Late substitute of school grading bill passes after close vote in House

Published: Thursday, March 14 2013 12:25 p.m. MDT

A bill to change the way Utah's public schools are graded narrowly passed the House in a 38-36 vote Thursday amid concerns of bills being rushed through the political process.

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SALT LAKE CITY — A bill to change the way Utah's public schools are graded was approved by the Legislature on Thursday after narrowly passing the House in a 38-36 vote amid concerns of bills being rushed through the political process.

A version of SB271 passed the Senate on Monday under a suspension of the rules that removed the requirement for a third reading. The bill was then moved to the final reading calendar of the House without passing through the typical process of a House committee hearing, and Thursday, the final day of the session, a substitute version of SB271 was put in the bill's place.

Later that day, the Senate approved the substitute version of SB271 in an 18-8 vote.

The bill is meant to replace an accountability system created in 2011, which has not yet been fully implemented.

"Teachers are having a hard time trusting us when they're moving down the field and we move the goal posts," Rep. Joel Briscoe, D-Salt Lake City, said during his comments in opposition to the bill.

In 2011, a bill sponsored by now-Senate President Wayne Niederhauser passed the Legislature creating the Utah Comprehensive Accountability System, or UCAS. That system rates Utah's schools on a 600-point scale based on high school graduation rates, student proficiency growth, and college and career readiness.

The first UCAS data was released in November, and the first letter grades from the system are expected this fall.

Rep. Greg Hughes, R-Draper, the House sponsor of SB271, said the UCAS grading criteria are insufficient and would lead to most of the state's public schools receiving low or failing grades.

Hughes said SB271 would establish a more representative formula for evaluating schools, with flexibility for those communities with a highly diverse or low-income population.

"Absent this bill, on Aug. 15 you'll see a lot of grades come out that will not be as accurate as I think they could be," Hughes said.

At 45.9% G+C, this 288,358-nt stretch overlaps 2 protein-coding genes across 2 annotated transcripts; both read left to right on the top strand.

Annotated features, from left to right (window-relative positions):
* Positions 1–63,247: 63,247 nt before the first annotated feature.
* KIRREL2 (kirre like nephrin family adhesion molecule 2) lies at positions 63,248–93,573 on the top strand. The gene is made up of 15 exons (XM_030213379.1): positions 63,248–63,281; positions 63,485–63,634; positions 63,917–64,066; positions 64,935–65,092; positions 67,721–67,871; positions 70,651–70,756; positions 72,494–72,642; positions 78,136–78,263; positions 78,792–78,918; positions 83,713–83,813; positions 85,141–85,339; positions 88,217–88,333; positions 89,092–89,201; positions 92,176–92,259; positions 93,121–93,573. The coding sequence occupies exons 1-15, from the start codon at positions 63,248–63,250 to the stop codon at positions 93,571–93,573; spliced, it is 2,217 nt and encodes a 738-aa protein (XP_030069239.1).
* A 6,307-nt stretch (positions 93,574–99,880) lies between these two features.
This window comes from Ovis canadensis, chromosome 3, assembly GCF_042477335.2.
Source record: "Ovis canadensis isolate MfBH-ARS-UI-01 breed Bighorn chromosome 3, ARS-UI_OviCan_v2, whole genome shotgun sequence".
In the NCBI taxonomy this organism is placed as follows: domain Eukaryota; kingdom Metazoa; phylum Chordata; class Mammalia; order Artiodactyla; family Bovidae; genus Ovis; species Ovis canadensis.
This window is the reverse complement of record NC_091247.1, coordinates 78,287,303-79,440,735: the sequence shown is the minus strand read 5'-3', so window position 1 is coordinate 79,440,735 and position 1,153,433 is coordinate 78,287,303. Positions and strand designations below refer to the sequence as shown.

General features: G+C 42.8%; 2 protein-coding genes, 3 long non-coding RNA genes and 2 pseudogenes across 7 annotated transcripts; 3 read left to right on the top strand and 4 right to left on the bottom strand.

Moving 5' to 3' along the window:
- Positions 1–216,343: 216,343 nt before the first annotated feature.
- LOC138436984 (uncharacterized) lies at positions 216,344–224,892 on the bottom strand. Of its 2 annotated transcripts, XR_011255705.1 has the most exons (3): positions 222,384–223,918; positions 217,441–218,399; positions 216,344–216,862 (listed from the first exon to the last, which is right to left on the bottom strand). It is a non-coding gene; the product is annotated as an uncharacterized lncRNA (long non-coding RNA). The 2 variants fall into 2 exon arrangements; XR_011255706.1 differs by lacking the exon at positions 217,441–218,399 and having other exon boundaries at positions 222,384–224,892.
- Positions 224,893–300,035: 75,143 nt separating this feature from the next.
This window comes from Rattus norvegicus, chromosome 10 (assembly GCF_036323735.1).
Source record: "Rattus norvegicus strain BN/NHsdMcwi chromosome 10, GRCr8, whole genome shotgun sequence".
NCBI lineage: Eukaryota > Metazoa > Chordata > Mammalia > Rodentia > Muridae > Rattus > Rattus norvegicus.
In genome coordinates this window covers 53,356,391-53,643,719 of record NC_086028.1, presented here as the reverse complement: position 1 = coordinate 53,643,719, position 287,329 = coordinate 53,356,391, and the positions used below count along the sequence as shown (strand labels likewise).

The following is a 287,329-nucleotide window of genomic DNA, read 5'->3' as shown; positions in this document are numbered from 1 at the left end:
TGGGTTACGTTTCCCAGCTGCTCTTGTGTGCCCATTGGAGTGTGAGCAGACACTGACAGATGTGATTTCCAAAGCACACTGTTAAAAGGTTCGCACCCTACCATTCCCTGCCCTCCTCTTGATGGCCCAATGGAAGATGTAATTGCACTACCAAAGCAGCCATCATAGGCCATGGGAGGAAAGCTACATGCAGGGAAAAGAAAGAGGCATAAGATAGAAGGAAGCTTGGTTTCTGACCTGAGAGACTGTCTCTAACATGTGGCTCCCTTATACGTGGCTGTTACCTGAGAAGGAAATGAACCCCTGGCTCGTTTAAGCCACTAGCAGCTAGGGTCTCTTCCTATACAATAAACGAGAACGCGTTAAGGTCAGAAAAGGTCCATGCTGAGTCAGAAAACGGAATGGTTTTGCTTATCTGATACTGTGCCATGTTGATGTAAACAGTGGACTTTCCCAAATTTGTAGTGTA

The Utah Board of Education took a position on the original version of SB271 that the bill was unnecessary due to the work still being done on UCAS and Niederhauser's bill. The board was unable to take a position on the substitute version of SB271, due to its presentation late in the session. 

Martell Menlove, state superintendent of public instruction, said he was concerned about the relatively little amount of time educators and lawmakers had to review the substitute bill. Menlove also said he was concerned that lawmakers were taking action to amend a program that was still in its infancy.

"It would be nice if we had some time to provide them with additional data about the decisions that are being made," he said.

Menlove said there are concerns among the education community about evaluating schools based on a single letter grade, in that it fails to provide a holistic view of the unique socioeconomic makeup of a school community. He compared the practice to a scenario where an individual student receives a single grade for their entire academic performance, which would be insufficient for a parent to determine how their child was doing in subjects such math, science or reading.

"We need to be careful about how those grades are viewed and how they are used to make decisions in the future," Menlove said.

Several lawmakers shared that concern. Rep. Craig Hall, R-West Valley City, described a school in his district where 31 primary languages are spoken. Hall said the grade for such a school would surely be low due to the literacy challenges, which could lead to families leaving the area and educators being incentivized to abandon challenged schools in favor of areas that grade better.

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